Wednesday, October 25 – Driving through southern Utah, the landscape changes are often immediate and stunning. From a rolling sea of slickrock to high-altitude pine forests to towering red rocks, it’s hard for us East Coast flatlanders to absorb. Approaching Zion National Park, the rocks again change to red – and so does the road. Jagged, majestic peaks jarringly transform the landscape.
We were on the Zion-Mt. Carmel Highway and entered the Mt. Carmel tunnel, meandering through total darkness until we exited and encountered another series of switchbacks down to the Zion valley below.
(I try to describe all these scenic byways and landscapes. We have photos and videos that do a much better job.)
Zion is quadruple the size of Bryce and attracts about 3 million visitors a year. Through October, visitors are required to ride a shuttle to the various trailheads and sights. We rode it to the very end, the Temple of Siniwava, and walked along the Virgin River to the famed Narrows. The river glistened among the fall foliage as the peaks loomed overhead. It was a beautiful walk on a paved surface, about 2.5 miles round trip, that we shared with hundreds of tourists from all over the world.
At the paved trail’s end, through hikers waded into the river in waterproof gear and then into the depths of The Narrows for a 3.6-mile hike that National Geographic ranked #5 of America’s Top 100 Adventures. But families of tourists also took off their shoes and waded into the chilly stream among the rocks, capturing the experience on their phones.
During our shuttle ride, we could look up and see tiny hikers working their way up Angel’s Landing, an infamous climb that ends on a narrow precipice with a 1,500-foot drop on either side. There is a chain to hang onto, that’s it. After we watched several GoPro videos of this climb, Sue decided it wasn’t for me (I agreed).
The most popular easy hike in Zion, Lower Emerald Pool, was closed off to hikers and access to the pool was now via a more difficult trail. I also hiked The Watchman, rated moderate, which begins near the Visitors Center.
A major road construction project made getting around Springdale and down to the park difficult. Our hotel was located out of town along a shuttle stop that was closed because of the torn-up road that created long one-way-traffic delays. The project will last until April 2018. But you could always look up at the mountains.
A testament to our underlying greatness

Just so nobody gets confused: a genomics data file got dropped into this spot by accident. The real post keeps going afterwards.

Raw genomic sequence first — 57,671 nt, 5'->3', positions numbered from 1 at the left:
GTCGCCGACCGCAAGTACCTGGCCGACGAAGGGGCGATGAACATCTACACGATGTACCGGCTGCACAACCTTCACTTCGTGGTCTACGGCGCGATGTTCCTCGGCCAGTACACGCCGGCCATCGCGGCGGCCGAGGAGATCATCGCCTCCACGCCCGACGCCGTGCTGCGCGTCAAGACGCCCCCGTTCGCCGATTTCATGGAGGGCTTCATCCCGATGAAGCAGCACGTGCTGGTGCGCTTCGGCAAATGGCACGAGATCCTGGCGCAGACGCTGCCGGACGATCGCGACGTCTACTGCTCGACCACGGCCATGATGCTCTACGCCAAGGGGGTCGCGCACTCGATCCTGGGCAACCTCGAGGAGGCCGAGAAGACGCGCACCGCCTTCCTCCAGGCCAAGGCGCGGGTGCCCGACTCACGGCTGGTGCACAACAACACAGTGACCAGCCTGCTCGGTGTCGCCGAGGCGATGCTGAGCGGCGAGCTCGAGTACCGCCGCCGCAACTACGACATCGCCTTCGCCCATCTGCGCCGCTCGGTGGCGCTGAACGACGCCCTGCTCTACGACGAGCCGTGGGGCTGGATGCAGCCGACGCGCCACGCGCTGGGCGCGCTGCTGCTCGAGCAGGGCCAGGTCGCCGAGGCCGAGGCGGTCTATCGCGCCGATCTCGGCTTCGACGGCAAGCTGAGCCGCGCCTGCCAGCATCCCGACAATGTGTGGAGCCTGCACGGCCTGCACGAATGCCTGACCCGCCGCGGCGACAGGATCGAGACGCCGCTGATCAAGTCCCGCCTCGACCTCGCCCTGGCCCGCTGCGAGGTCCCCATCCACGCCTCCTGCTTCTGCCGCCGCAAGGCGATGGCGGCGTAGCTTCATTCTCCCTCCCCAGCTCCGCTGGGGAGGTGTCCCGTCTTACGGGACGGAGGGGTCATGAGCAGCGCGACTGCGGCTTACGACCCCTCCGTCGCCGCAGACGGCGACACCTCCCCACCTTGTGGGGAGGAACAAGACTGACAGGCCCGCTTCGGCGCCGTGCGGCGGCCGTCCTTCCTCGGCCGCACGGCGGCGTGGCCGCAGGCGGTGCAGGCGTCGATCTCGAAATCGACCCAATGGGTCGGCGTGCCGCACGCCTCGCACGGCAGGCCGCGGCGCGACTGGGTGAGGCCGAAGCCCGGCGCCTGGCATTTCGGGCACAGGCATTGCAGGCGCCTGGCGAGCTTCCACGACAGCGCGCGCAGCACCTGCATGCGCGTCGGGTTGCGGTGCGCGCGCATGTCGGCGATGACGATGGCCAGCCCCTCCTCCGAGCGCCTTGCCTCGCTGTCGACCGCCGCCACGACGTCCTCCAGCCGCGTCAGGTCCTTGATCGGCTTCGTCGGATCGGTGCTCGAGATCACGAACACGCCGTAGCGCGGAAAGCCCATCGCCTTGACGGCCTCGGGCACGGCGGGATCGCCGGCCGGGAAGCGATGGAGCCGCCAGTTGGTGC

The trip was spiritually powerful for us. When you’re gazing out at the Mittens of Monument Valley or pedaling alone into the silent back country near Moab, you can’t help but feel reverence for this amazing creation. Well, not just one creation: the landscapes, topography, colors, vegetation, and rock formations would change as you rounded a bend and a totally different vista would roll out before you.
The purpose of these posts was not to be a blow-by-blow travelogue. The American West is a land everyone should visit. It’s far away from Washington, and not just geographically. You can understand the suspicion of bureaucrats and regulations and people trying to tell you how to live your life and make your living. These folks are Americans, too. In fact, they are probably what most of the foreign visitors to southern Utah imagine when they think of “Americans.” (We actually saw two cattle drives led by cowboys.)
Given how we are currently presenting ourselves to the world, I wondered what they thought of our national parks, our vast open spaces, our majestic scenery. Would that be their fond memory of America when they left? I wondered if the President had ever visited a national park as an awe-struck tourist, a camper, or a hiker.
The trip definitely helped me grasp our greatness and gave me hope that we are indeed bigger and better than the divisiveness, hostility, and pettiness playing out in the 24-hour news cycle. Nothing overcomes those artificially created divisions like eyes-wide-open travel and meeting your fellow Americans who don’t live and think exactly like you.
Next: Back on the plane